Turkish citizens are selling their clothes to buy food.
A man asks security guards outside a factory if he can take the leftover bread from the garbage for his hens, but eventually eats it with his wife secretly.
There are many more harsh images depicting the unprecedented misery of Turkish citizens due to inflation and the rapid devaluation of the Turkish lira to an unprecedented low of 17.41 per US dollar.
“We are in a very bad situation and the situation is constantly deteriorating,” said Ahmet, an employee at a hotel in Istanbul city centre, in the tourist area of İstiklal Avenue.
“Everything is very expensive. Everyday we find all food and goods are becoming more expensive.
“The milk until a few days ago in the supermarket was 10 liras and today it is 16!”
“It is impossible to live with our salaries,” he added, without knowing when I mentioned it to him, that the government had a plan to increase salaries and pensions by 50%.
“In depression and without Plan B”
“We are depressed with the pandemic and the economy and without a Plan B,” said Bilge, a a private employee who confirmed that people in her country sell their clothes for a few liras to buy milk and bread for their children.
“Everything was done in two weeks,” she explained. “The only thing I do not want is to be forced to leave my country for Germany or some other EU country just to be able to live.”
“We are getting poorer every day,” she continued, adding that her health, due to poor financial conditions and energy costs, is not good, even though she managed and did not get COVID-19, like her peers.
“My roommate and I are constantly sick because our house is permanently frozen. We cannot have heating with these gas prices. The bills are many salaries together. There is no such money!” she stressed.
Her salary today is 5,300 liras. She is considered privileged by many of her fellow citizens.
“But to live decently and with heating I need at least 10,000. In 2020, the 5,000 I was earning was okay,” she explained.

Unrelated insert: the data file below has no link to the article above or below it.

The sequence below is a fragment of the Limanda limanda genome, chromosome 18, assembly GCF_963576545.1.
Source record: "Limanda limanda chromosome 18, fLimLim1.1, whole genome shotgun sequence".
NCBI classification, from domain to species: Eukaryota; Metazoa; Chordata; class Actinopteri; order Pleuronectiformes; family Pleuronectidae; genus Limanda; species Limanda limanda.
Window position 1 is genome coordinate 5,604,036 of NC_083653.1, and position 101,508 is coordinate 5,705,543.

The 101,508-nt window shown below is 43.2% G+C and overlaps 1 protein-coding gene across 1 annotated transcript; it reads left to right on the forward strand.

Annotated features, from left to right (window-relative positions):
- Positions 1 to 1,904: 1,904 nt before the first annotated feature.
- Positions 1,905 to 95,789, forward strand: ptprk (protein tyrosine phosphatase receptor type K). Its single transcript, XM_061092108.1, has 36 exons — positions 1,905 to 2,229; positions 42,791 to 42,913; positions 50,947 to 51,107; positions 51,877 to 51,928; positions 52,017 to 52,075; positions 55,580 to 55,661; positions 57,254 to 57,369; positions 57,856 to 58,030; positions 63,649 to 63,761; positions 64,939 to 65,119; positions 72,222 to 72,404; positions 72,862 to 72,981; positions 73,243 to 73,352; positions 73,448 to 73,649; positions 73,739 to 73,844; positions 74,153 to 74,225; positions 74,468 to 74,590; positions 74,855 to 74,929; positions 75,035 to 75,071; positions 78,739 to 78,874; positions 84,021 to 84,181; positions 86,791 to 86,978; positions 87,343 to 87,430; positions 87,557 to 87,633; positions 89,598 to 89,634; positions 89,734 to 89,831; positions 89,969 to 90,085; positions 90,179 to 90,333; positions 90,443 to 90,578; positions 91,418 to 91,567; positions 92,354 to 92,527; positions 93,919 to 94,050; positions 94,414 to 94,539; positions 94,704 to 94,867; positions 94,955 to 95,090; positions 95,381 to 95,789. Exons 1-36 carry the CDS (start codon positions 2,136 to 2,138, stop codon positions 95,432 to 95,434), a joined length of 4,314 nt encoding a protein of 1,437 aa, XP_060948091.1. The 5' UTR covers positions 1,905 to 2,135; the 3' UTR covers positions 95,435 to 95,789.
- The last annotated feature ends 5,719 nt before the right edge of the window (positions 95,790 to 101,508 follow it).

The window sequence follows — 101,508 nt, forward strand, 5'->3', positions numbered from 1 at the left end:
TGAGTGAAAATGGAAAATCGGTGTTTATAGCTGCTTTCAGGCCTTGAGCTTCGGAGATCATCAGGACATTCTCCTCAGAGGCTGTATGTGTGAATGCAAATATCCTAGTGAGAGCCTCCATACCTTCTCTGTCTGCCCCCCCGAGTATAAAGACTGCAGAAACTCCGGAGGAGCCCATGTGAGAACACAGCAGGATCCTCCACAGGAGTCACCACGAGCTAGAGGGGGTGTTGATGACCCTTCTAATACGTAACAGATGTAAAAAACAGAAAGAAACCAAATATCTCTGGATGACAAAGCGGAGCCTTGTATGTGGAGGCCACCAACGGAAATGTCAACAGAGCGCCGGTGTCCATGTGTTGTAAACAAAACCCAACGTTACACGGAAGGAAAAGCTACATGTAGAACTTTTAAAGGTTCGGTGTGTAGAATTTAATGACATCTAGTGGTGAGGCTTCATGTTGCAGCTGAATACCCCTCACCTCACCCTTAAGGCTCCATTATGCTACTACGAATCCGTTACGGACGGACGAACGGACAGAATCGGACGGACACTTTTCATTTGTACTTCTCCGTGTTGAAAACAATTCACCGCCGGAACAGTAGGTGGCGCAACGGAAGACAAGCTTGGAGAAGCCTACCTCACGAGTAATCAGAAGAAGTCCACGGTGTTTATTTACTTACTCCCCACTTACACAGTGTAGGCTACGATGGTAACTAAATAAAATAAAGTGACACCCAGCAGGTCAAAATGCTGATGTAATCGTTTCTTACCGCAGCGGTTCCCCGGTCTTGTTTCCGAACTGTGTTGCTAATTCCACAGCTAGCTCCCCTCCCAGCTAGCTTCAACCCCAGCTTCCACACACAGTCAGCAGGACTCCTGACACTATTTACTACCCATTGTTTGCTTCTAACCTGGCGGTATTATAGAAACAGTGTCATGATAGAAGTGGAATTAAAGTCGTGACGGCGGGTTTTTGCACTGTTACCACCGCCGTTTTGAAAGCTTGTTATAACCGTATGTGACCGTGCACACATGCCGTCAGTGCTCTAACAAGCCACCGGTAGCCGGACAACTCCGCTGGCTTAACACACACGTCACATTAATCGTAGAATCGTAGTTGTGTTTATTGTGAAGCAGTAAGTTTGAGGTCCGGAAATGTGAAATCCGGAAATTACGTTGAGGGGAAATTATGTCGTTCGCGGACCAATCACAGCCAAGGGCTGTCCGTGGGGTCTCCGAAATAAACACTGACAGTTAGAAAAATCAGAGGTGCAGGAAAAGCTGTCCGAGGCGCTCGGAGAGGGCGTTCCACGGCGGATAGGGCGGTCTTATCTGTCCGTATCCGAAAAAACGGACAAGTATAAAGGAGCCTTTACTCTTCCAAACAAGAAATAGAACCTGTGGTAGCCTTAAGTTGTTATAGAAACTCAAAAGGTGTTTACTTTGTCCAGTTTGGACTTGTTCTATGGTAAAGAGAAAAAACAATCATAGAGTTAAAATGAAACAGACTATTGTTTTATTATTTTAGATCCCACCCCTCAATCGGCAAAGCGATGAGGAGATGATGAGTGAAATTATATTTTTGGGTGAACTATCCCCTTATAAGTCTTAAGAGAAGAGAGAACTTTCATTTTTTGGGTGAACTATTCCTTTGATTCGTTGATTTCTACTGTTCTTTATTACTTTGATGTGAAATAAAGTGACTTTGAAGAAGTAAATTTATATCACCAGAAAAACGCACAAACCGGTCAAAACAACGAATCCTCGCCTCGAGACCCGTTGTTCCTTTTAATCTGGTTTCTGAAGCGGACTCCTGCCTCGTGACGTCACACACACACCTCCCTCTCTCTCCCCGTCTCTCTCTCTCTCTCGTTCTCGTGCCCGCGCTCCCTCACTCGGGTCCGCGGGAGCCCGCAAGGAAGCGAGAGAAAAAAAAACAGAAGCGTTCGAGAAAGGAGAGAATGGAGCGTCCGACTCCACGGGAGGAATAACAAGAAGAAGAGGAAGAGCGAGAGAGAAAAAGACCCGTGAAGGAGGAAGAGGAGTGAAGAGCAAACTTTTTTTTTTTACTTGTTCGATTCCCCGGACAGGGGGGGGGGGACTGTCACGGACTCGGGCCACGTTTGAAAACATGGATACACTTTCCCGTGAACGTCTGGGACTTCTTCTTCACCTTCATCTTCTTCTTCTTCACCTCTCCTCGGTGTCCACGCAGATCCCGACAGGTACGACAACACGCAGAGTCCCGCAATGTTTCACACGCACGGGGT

At the supermarket she went to in the morning, she could just buy just two lemons, toilet paper (“which is insanely expensive”), tea and Turkish coffee .
“The bill was 100 liras,” she exclaimed.
The derailment of a seemingly controlled daily life until recently, pushed her to do, she revealed, something for the first time:
“Yesterday I prayed. I have nothing to do with religion. But the situation is marginal. Elections must be held immediately and we must see change. Otherwise we will live but being socially dead,” she predicted.
“Tragic situation, people are hungry”
“People in the country are hungry. They were always hungry even with the lowest salary, but today the situation is tragic,” confirmed the disappointed Greek businessman Iakovos Karagiannis, who has a fresh-frozen fish business that had to be put on “ice” already because of the great recent recession caused by COVID-19.
I found him by phone while he was traveling by public transport.
Is he not afraid of the COVID-19 that he is still reaping?
“I have already received two vaccines and I am going for the third dose,” he said before giving us some tangible examples of irrational revaluation of the Turkish market.
“A kilo of minced meat cost 42 liras. Today it costs 90,” he said.
“Only a few can buy. Even a simple lettuce of 5 liras climbed to 10.
“The rise in prices of imported products drives up the prices of local goods in an irrational way. Everyone saves and does not spend.
“And too many do not even put radiators and freeze in the winter.”
Karagiannis sees his fortune in Turkish banks evaporate with the devaluation of the lira but keeps alive the hope of selling his business at a good price “and to return to my homeland, to Greece”.